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January 28, 2022

The Changing of the Seasons - Tracking Trade Data Patterns

The Changing of the Seasons - Tracking Trade Data Patterns

Chris Rogers
Chris Rogers

Supply Chain Economist

January 28, 2022

Tracking international trade statistics is integral to a successful supply chain strategy. One challenge is understanding how seasonality affects the data. This report outlines what seasonality is from both physical and economics perspectives. We show how supply chain decision-makers can best utilize seasonal data. There are analyses of ports, electronics manufacturing, consumer goods retailing and trade policy to illustrate the key points as well as some cautions regarding the technicalities of seasonal data.

International trade data is only a small part of the economist’s toolbox but is critical for supply chain management. The data can provide: a guide to the developing nature of supply and demand balances; market context for specific products and companies within their industries; insights into fluctuations during the year; and comparisons to prior years’ experience.

Data from national governments and supra-national agencies can be augmented with proprietary shipping metrics to gain deep insights, but a clear understanding of how metrics vary is needed to ensure the correct conclusions are drawn.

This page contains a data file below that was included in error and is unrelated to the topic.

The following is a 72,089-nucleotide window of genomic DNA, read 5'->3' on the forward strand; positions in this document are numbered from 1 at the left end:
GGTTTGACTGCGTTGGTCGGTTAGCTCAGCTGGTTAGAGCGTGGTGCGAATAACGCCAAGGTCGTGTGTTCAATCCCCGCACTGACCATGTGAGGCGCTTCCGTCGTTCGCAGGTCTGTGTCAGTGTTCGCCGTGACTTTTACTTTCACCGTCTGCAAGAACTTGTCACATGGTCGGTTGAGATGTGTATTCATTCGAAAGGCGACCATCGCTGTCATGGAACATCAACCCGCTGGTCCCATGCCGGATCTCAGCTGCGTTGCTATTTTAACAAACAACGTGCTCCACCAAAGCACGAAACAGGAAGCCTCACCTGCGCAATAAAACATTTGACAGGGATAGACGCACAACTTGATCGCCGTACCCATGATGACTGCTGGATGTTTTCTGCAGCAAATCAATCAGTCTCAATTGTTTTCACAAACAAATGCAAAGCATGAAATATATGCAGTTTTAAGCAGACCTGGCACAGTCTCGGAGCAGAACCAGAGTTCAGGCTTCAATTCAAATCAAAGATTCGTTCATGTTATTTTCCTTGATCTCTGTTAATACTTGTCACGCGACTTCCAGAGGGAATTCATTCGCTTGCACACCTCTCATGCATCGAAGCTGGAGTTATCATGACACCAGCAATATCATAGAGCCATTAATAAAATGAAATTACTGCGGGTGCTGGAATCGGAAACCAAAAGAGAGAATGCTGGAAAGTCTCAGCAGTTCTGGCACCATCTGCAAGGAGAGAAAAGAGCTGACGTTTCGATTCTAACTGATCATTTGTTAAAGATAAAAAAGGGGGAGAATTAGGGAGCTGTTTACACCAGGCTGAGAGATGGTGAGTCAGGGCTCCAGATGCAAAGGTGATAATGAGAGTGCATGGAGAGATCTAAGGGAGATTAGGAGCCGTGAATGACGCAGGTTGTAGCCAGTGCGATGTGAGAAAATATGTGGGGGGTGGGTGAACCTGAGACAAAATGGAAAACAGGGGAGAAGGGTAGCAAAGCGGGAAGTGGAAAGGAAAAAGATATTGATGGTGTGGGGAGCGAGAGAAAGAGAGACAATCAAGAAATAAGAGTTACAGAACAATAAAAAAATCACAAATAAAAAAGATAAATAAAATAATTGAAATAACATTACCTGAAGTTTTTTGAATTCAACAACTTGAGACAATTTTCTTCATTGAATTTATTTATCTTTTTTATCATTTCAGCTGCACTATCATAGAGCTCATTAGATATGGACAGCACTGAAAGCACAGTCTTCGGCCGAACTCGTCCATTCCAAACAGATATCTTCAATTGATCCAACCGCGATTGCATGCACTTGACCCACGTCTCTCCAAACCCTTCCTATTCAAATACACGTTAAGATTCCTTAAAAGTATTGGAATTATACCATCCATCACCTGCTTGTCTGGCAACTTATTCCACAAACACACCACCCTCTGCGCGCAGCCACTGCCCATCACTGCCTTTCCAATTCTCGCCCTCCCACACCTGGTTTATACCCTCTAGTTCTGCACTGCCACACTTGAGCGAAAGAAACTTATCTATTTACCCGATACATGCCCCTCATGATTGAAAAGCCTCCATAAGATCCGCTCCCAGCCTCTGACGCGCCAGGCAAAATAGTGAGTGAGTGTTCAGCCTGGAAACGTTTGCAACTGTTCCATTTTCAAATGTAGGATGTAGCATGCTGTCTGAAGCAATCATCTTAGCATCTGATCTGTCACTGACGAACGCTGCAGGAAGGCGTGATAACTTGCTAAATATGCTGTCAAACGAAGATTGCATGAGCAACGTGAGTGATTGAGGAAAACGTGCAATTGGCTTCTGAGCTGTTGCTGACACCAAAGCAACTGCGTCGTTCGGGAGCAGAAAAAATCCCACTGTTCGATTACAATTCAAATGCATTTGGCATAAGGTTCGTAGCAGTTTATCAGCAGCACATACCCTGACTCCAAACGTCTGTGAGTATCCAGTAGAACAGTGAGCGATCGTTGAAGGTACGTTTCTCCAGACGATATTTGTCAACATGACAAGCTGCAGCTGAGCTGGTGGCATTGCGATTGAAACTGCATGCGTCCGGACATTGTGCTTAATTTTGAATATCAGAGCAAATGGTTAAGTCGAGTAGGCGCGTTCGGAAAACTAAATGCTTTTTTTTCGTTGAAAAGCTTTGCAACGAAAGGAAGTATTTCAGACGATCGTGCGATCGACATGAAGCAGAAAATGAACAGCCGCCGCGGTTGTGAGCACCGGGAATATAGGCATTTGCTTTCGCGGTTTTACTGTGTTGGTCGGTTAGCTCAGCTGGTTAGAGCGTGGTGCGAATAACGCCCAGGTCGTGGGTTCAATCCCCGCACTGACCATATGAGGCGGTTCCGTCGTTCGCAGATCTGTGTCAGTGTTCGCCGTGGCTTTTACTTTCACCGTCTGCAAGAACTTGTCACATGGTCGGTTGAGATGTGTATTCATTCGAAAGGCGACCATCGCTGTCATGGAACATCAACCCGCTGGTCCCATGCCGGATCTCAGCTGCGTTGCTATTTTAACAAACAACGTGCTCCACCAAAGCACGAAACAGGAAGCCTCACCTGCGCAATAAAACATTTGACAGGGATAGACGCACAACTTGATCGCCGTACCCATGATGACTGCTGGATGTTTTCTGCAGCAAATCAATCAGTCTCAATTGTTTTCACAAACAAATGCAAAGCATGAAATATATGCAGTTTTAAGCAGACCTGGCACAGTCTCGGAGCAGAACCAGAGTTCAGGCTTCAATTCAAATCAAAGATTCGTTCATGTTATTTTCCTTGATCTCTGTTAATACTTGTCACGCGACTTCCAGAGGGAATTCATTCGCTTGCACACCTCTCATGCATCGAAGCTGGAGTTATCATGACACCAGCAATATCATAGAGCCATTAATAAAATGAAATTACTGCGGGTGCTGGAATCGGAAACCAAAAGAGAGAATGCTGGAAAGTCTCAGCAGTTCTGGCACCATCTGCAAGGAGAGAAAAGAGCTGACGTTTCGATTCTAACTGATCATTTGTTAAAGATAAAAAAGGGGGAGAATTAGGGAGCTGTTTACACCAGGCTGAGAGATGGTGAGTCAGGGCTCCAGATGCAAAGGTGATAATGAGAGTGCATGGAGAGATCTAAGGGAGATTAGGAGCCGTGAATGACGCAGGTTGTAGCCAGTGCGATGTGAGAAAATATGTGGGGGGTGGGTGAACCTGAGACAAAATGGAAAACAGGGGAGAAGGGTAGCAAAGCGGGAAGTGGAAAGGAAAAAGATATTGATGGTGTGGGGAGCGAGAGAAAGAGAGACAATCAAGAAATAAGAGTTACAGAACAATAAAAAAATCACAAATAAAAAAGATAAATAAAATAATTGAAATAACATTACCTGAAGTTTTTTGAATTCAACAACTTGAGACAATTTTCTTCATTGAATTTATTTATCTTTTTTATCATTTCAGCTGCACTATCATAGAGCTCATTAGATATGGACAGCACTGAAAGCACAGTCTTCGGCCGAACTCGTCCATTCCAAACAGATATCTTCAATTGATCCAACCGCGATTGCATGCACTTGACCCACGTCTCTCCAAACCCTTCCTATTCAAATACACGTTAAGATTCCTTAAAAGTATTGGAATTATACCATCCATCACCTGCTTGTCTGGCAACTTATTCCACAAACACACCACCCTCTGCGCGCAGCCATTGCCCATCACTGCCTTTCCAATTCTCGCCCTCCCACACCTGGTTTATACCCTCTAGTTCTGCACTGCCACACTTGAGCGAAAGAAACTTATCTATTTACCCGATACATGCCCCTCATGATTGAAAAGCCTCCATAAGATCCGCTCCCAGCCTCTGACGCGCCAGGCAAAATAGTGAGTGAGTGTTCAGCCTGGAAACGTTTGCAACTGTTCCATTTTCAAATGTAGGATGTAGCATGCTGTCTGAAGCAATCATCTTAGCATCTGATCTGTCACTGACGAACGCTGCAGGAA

The Ups and Downs of Global Trade - Why Seasonal Adjustments Matter

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US trade data for November 2021, sourced from the Bureau of Economic Analysis in Figure 1 above, showed that goods exports grew by 23.5% year over year in November to reach $156.4bn. At this point, a close observer might ask: “If exports grew, why do those green and black lines at the end of the graph tick down?”

Figure 1 looks at trade in goods. From October to November, exports of goods fell by $2.9 billion sequentially. The chart also shows there are more distinctions to be made, with the jagged line showing data which is not seasonally adjusted (NSA) while the smoother line is seasonally adjusted (SA).

Each serves a purpose.

If you want to know the value of goods passing through ports, you should use NSA. If, instead, you’re trying to detect a new trend in trade, you’ll be better served by seasonally adjusted numbers.

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As perhaps the most striking visual example of the difference seasonal adjustment makes, look at the months of February each year. US goods imports in February 2019 fell by 9.1% with no seasonal adjustment, but were flat after adjustment as shown in Figure 2. This means that imports usually fall in February so, up to a point, this should not be taken as an important new trend.

We can quantify how much seasonal adjustment smoothes things. Over the time period shown, the average monthly change (in absolute value) was 5.6% for NSA goods imports and 6.2% for NSA goods exports. The corresponding SA numbers were 2.6% and 3.7%. This difference also serves as evidence of the importance of seasonality. It should be noted that “seasonality adjustments” made by economists vary over time, as discussed at the end of this report.

An additional implication of both the graph and the statistics above is that the monthly numbers jump around a lot, even with seasonal adjustment. Thus, to assess broader trends, it can also be helpful to compare longer stretches of time. An easy and obvious one is to look at totals for the year through November.

Comparing 2021 to 2020 is problematic, since the spring 2020 included the onset of COVID-19, which came with a dip in trade which distorts the comparison.